boost::match_default | boost::format_sed
    // You can get perl-style regex strings,
    // "sed" style regex strings,
    // or you can use boost's own 
    // extended format style strings.
    // See http://www.boost.org/doc/libs/1_33_1/libs/regex/doc/format_syntax.html
  ) ;
  cout << "EXPR: " << EXPR << endl;
  cout << "Data: " << xmlData << endl;
  cout << "The extracted data was: " << replaced << endl ;
}

This seems to be a trivial and is an inherently subjective question but I want to know what the best practice is __with reasons__.

I used to write

    char * var ;

But I started writing

    char* var ;

Because I thought that the type of var is simply char* so the * pointer should be stuck to the type so its read in “one eyeful.”

THEN I ran into a bug recently where I didn’t notice that I had declarations

    char* var1, var2 ;

And I actually didn’t realize that var2 was type char, not char*. Hmm. Then I thought, well, this way makes the most sense then:

    char *var1, *var2 ;

Currently I’m thinking the last way is the correct way now.

The VARIANT datatype is the worst, most error prone piece of shit i’ve ever seen.

look at this bug:


  for( int s = 0 ; s < count ; s++ )
  {
    _variant_t vi( s ) ;

    ADOField * field ;

    if( CHECK( fields->get_Item( vi, &field ), "Getting field item" ) )
    {
      BSTR name ;

      CHECK( field->get_Name( &name ), "getting name" ) ;

      wprintf( L"| %10s |", name );
    }

  }


Why did it crash? I’ll paste the correct non-crashing code below and see if you can find it



  for( short s = 0 ; s < count ; s++ )
  {
    _variant_t vi( s ) ;

    ADOField * field ;

    if( CHECK( fields->get_Item( vi, &field ), "Getting field item" ) )
    {
      BSTR name ;

      CHECK( field->get_Name( &name ), "getting name" ) ;

      wprintf( L"| %10s |", name );
    }

  }


See it? When I declared the counter variable s as an int, the variant type was the wrong type (it was an INT type instead of a SHORT type).

I only GUESSED this was the problem not from the amazing documentation that ms keeps on this, but from this article looking at how they browsed the thing.

I was shocked and amazed that the VARIANT type was ever in use by anyone at any point in time, and how EXTENSIVELY its used in ADO.

I mean, its an ugly type and this is a STUPID reason for a bug to exist.

OK, here it is.

Pure torture.


#define _CRT_SECURE_NO_DEPRECATE

// Before running this program, make sure you have a
// mysql32 dsn set up to connect to the 'test' database.

// Run these queries:
/*
create table users( id int, name varchar( 255 ) );

insert into users( id, name ) values ( 1, 'bob' ), ( 2, 'john' ) ;

select * from users ;
*/







#include <windows.h>
#include <stdio.h>
#include <stddef.h>     // for offsetof()
#include <cguid.h>

#include <oledb.h>
#include <oledberr.h> 
#include <msdaguid.h>
#include <msdasql.h>

#include <comdef.h>     // for _com_error()

#include <vector>
using namespace std ;


#define FIELD_NAME_LEN 255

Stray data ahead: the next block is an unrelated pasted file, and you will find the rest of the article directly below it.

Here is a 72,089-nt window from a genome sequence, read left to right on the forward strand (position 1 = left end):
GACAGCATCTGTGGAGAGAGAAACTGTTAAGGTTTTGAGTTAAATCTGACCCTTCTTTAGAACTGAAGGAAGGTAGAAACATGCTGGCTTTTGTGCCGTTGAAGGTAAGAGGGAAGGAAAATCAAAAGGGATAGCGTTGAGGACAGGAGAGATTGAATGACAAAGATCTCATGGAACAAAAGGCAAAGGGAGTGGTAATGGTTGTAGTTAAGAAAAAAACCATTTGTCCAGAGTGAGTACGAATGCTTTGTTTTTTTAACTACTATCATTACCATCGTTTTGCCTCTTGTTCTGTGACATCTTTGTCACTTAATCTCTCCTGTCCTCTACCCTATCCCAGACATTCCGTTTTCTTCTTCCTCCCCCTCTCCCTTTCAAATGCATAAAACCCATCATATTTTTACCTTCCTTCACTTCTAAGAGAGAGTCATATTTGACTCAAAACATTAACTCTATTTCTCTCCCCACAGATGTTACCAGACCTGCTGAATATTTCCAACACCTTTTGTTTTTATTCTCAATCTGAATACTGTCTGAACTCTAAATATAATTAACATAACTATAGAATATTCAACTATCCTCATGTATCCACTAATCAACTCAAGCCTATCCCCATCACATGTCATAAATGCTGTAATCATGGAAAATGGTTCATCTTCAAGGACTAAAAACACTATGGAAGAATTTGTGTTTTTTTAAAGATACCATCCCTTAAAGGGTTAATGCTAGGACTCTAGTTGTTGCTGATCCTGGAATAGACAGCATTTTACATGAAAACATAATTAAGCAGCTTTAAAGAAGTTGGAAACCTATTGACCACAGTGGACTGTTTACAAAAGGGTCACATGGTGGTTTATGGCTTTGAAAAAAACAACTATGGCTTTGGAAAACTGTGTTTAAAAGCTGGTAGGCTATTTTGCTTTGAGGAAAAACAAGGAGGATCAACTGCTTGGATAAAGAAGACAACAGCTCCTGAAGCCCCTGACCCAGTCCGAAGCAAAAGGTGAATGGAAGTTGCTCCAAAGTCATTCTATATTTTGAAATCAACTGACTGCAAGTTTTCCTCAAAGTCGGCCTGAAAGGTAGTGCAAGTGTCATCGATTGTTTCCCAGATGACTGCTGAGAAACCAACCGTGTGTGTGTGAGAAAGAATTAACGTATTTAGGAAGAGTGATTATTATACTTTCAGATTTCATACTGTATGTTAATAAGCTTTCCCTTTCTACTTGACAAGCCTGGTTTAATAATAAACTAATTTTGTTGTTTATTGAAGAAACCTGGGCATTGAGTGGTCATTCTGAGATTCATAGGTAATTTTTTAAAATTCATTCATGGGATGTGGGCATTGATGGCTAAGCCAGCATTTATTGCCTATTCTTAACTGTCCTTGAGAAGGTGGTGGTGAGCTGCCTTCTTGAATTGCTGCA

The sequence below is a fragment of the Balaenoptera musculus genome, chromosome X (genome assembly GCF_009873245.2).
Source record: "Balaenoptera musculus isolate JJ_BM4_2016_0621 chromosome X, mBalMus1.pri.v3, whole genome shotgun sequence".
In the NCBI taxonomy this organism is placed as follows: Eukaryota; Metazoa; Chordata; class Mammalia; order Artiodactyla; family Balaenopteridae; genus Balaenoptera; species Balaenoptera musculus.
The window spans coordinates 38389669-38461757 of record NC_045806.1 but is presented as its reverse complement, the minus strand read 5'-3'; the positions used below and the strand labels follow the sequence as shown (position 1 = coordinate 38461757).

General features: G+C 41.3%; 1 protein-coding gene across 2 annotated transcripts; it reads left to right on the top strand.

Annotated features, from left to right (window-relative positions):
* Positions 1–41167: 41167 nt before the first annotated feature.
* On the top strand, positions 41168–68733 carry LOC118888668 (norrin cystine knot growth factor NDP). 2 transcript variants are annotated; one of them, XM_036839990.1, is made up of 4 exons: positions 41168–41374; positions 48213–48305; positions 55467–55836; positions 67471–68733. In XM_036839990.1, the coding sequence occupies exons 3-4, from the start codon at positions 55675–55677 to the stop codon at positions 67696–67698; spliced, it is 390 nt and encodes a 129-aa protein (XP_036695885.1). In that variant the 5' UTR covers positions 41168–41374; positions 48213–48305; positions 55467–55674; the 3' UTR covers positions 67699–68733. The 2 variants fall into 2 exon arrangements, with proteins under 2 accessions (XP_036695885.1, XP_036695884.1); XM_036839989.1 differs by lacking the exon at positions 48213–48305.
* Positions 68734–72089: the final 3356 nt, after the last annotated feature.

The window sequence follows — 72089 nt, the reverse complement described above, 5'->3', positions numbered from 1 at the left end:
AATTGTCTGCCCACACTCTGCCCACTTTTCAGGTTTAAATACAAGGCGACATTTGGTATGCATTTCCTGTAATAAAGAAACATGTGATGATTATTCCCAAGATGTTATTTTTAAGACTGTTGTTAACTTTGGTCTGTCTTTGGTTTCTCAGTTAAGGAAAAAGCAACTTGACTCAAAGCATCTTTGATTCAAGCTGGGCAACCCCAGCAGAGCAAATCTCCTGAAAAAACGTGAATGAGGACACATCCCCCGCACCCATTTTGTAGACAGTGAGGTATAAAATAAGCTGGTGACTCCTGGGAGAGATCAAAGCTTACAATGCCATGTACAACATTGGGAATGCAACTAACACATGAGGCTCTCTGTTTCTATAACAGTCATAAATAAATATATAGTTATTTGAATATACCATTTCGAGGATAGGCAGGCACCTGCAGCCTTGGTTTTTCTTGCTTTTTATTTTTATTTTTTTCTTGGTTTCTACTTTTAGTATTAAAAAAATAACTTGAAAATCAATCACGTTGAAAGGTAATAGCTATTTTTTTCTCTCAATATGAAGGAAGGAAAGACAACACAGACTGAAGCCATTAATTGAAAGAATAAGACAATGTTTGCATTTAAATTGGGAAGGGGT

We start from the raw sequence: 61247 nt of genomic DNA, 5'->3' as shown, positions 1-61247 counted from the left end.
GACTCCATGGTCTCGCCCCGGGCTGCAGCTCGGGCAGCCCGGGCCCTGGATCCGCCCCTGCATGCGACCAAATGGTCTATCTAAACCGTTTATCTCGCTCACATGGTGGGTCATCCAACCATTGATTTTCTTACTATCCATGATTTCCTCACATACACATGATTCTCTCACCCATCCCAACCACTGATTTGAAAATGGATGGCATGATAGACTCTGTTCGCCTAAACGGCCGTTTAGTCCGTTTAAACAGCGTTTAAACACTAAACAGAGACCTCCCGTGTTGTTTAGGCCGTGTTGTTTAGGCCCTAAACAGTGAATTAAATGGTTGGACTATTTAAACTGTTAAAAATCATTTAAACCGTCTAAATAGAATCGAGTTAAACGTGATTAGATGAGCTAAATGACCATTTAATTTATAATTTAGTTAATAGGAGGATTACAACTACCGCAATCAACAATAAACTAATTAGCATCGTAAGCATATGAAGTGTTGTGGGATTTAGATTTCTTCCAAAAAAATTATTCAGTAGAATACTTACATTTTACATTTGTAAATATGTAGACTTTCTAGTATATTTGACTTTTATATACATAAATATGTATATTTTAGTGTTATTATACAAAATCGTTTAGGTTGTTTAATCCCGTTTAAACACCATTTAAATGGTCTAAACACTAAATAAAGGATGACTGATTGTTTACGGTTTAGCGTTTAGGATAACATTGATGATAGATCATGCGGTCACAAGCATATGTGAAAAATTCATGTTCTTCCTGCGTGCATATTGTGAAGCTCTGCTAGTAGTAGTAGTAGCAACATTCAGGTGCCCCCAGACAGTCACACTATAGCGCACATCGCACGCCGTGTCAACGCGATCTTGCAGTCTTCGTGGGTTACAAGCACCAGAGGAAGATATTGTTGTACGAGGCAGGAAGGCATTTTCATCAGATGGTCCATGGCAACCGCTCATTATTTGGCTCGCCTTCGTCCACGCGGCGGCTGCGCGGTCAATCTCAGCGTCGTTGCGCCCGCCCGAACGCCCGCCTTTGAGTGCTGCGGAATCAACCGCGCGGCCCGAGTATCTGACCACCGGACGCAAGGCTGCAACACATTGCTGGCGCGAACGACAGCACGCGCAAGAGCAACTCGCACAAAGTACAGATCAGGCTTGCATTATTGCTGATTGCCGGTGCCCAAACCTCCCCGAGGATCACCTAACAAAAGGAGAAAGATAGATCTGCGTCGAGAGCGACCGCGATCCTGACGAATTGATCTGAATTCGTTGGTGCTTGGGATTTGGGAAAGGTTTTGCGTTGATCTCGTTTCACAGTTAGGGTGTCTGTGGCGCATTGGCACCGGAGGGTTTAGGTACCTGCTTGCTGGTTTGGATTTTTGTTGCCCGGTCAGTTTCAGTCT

struct User
{
  int id ;
  
  // Because the field is a varchar(255), we
  // represent that here as a char array with
  // 255 bytes maximum.
  char name[ FIELD_NAME_LEN ] ;

  User()
  {
    id = 1 ;
    strcpy( name, "unnamed user" ) ;
  }

  User( int i_id, char * i_name )
  {
    id = i_id ;
    strcpy( name, i_name ) ;
  }
} ;











///
/// Dump an error to the console,
/// including any information we can
/// get from the system about
/// the specific error.
///
void DumpError( HRESULT hr )
{
  printf( "HRESULT: %d\n", hr ) ;

  _com_error err( hr ) ;
  BSTR bstr = err.Description() ;
  printf( "Description: %s\n", bstr );
  wprintf( L"_com_error.ErrorMessage(): %s\n", err.ErrorMessage()  ) ;

  IErrorInfo * errorInfo ;
  GetErrorInfo( 0, &errorInfo );
  if( errorInfo )
  {
    BSTR description;
    errorInfo->GetDescription( & description );

    // description will be a more descriptive error message than just formatting the 
    // HRESULT because it is set by the COM server code at the point of the error

    wprintf( L"\nIErrorInfo says:  %s\n", description ) ;
  }

  printf("\n");
}



/// Its very important to CHECK ALL return codes.
/// Its a real ass-biter when something goes wrong
/// and the notification is hidden because you
/// didn't check the HRESULT of every command.
bool CHECK( HRESULT hr, char * msg, bool printSucceededMsg=false, bool quit=true )
{
  if( SUCCEEDED( hr ) )
  {
    if( printSucceededMsg )  printf( "%s succeeded\n", msg ) ;

    return true ;
  }
  else
  {
    printf( "%s has FAILED!!\n", msg ) ;

    DumpError( hr ) ;

    if( quit )  FatalAppExitA( 0, msg ) ;

    return false ;
  }
}




/// Gets you an ICommandText interface to
/// the database connected to in db.
/// ICommandText's let you send SQL queries
/// to the database.
ICommandText * GetCommand( IDBInitialize * dbInit )
{
  #pragma region talk about QueryInterface
  // QueryInterface is a funky method.

  // Basically you use it to "ask" the COM object you
  // are working with here WHETHER OR NOT IT SUPPORTS
  // ("implements") a specific interface.

  // To quote an excellent MSDN article:
  // "If an object supports an interface, it supports
  // all of the methods within that interface."
  //    http://msdn.microsoft.com/en-us/library/ms810892.aspx

  // If you're curious, take a look at the
  // "sampprov" project that comes with
  // the Windows SDK sample set
  // C:\Program Files\Microsoft SDKs\Windows\v6.1\Samples\dataaccess\oledb\sampprov

  // Therein, an implementation of the QueryInterface
  // method lies:

  /*
STDMETHODIMP CCommand::QueryInterface
(
	REFIID riid,				//@parm IN | Interface ID of the interface being queried for.